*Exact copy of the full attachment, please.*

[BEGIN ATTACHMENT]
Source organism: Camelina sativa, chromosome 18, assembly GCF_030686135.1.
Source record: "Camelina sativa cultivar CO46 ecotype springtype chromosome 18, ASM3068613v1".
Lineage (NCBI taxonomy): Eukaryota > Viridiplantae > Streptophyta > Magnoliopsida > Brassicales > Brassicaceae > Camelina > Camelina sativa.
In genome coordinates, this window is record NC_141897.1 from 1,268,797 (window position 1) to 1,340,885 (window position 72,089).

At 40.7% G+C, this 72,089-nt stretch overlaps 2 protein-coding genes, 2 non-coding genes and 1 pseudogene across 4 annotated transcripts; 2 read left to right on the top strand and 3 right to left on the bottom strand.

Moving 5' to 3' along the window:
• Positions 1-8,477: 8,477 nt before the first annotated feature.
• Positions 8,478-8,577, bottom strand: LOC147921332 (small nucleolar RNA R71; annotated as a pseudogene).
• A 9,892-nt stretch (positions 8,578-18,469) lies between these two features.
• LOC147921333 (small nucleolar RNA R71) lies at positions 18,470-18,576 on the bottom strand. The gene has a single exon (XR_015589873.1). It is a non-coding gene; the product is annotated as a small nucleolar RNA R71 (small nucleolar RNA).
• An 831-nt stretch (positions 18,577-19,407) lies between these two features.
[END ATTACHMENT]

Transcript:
Source organism: Camelina sativa, chromosome 18, assembly GCF_030686135.1.
Source record: "Camelina sativa cultivar CO46 ecotype springtype chromosome 18, ASM3068613v1".
Lineage (NCBI taxonomy): Eukaryota > Viridiplantae > Streptophyta > Magnoliopsida > Brassicales > Brassicaceae > Camelina > Camelina sativa.
In genome coordinates, this window is record NC_141897.1 from 1,268,797 (window position 1) to 1,340,885 (window position 72,089).

At 40.7% G+C, this 72,089-nt stretch overlaps 2 protein-coding genes, 2 non-coding genes and 1 pseudogene across 4 annotated transcripts; 2 read left to right on the top strand and 3 right to left on the bottom strand.

Moving 5' to 3' along the window:
• Positions 1-8,477: 8,477 nt before the first annotated feature.
• Positions 8,478-8,577, bottom strand: LOC147921332 (small nucleolar RNA R71; annotated as a pseudogene).
• A 9,892-nt stretch (positions 8,578-18,469) lies between these two features.
• LOC147921333 (small nucleolar RNA R71) lies at positions 18,470-18,576 on the bottom strand. The gene has a single exon (XR_015589873.1). It is a non-coding gene; the product is annotated as a small nucleolar RNA R71 (small nucleolar RNA).
• An 831-nt stretch (positions 18,577-19,407) lies between these two features.